Can you communicate effectively using different languages? It's possible to communicate, effectively- maybe, frustrating- most of the time. Ex. A few hours ago, my flat buzzer rang and I thought it might be my friend Alex. It was two women speaking Russian. I said, "I speak English". I didn't say, "Я не говорю по-русски" (I speak no Russian). I missed an opportunity. I believe they were looking for someone who lived in my flat before me. The only Russian word I spoke was, "дом" (house), I said while pointing to myself. I know enough to have said, "Это мой дом. Я переехал сюда две недели назад." (This is my house. I moved here two weeks ago). Again, a missed opportunity to speak some Russian. We did communicate effectively using hand gestures and pointing at numbers.

Oh...I've rambled on.

Jim

i m not speaking russian, and everyday is a challenge to survive, so i take some lesson coz if i expect to got a normal life only with my english skills i am wrong. YoYo !

Living in Russia without a knowledge of the language can be very difficult because they use the Russian language for almost everything in the country.
Anyway, most universities provide language learning course for foreign students, i think for year before. So learning the language is not a big deal after all.
I speak the language. And trust me, it makes living here so easy.

Taking Russian lessons is the best approach. Soon, you'll be speaking "RuGlish"- Some Russian words mixed in with your English sentences.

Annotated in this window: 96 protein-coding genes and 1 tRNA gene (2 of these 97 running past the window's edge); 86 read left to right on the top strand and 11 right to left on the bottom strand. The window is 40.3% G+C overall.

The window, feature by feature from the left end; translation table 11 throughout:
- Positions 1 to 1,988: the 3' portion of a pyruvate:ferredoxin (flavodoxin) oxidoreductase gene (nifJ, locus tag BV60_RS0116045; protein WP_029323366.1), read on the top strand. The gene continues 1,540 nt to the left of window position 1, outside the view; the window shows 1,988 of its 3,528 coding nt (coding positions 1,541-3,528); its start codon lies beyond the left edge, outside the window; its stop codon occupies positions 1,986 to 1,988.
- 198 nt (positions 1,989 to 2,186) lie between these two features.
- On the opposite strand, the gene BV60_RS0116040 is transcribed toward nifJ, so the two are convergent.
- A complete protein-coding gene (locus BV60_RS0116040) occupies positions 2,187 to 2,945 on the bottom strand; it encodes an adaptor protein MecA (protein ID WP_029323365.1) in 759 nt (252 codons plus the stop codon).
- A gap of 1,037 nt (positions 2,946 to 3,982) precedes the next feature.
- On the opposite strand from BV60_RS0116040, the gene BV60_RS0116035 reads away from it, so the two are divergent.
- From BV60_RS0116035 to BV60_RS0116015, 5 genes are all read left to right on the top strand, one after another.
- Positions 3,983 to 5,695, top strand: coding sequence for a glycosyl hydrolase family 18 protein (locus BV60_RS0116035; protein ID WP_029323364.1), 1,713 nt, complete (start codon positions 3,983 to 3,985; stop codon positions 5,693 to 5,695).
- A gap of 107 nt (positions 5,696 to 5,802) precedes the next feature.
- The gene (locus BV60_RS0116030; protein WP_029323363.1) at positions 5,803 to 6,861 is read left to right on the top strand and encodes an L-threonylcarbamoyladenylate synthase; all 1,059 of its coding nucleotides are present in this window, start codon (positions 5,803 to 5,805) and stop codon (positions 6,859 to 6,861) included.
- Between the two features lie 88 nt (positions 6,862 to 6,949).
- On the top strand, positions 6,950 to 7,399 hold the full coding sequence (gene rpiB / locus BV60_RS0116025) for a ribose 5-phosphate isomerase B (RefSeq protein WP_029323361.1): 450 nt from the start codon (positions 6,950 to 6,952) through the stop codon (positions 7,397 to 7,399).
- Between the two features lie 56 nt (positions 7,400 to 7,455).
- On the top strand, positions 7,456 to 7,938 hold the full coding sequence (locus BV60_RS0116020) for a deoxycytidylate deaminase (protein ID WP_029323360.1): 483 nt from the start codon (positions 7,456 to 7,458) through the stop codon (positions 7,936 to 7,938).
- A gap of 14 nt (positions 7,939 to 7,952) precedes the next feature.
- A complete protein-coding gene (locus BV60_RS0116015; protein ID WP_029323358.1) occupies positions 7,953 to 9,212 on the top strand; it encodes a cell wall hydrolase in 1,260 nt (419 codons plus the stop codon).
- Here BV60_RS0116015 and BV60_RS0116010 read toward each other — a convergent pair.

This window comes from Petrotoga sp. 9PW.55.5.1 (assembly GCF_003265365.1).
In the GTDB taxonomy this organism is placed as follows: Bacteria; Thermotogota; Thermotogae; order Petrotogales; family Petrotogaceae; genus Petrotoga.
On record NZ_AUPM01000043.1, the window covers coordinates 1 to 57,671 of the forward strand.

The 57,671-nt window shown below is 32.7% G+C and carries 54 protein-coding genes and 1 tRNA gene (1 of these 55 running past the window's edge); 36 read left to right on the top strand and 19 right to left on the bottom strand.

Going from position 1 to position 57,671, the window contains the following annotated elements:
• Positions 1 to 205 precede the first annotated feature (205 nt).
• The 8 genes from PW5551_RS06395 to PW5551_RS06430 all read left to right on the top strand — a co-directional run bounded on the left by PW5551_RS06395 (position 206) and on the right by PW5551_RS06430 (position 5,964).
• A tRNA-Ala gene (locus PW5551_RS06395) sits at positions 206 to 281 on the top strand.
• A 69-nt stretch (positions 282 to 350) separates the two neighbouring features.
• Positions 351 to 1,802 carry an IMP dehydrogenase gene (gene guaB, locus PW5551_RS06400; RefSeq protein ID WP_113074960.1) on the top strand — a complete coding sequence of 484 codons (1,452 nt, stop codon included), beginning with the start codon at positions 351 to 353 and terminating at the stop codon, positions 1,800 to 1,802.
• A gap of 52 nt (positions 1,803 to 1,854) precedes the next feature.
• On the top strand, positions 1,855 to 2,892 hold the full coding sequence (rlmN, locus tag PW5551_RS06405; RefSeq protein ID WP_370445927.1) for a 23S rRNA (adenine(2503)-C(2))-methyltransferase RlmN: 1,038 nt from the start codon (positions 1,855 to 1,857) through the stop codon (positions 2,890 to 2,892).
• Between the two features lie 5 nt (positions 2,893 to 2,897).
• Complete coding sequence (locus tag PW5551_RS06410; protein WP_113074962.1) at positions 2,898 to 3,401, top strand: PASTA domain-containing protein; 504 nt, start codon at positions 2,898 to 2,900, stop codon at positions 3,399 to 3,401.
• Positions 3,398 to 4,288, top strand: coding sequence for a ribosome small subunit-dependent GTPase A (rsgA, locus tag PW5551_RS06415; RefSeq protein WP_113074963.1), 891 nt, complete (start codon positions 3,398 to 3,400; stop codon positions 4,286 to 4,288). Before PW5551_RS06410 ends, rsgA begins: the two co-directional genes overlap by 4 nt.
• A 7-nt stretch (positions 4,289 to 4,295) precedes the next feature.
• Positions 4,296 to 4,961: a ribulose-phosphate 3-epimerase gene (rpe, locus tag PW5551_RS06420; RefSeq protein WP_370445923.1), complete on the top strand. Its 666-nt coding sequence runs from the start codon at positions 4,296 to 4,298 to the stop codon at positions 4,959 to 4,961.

I am studying Russian, this evening while marking student exams here in Japan. I can speak a few greetings and I have learned a few hundred words from the textbook. At this moment I would probably test out at a "B" in noun, pronoun, adjective endings. I vaguely know verb forms,. numbers, time, months, vegetables, fruits, ok......

I realize this sounds pitiful, but it is the best my tired brain has been able to accomplish between my resposibilities as a lecturer here in Japan. Just because I enjoy studying Russian, doesnt mean I am good at it.
The reason I am doing it????
Good question. Russia is not one of the top loved countries in Japan. I am a kind of contrarian, I suppose. Russia has facinated me since I spent 6 hours in the Russian International Airport, on my way to Iran 3 years ago. When I returned I began this study by internet in my free time. I will spend a month in Vladivostok, in March 2017, again.

I live on a univ campus when I am in Russia, Almost all my classmates are Chinese. My roommate was Russian last time because I had to change my schedule and arrived late. In my dorm all I see are Chinese students. So I thought about learning Chinese instead of Russian.....Chinese is much harder.

It is crucial to learn Russian language to survive in Russia. I am new in Russia and it is being extremely difficult for me to communicate with people. For now I am learning it online.

Hi Priscilla!
if you have any questions about Russian language, write to my
e-mail: ***

Victor - teacher from Russia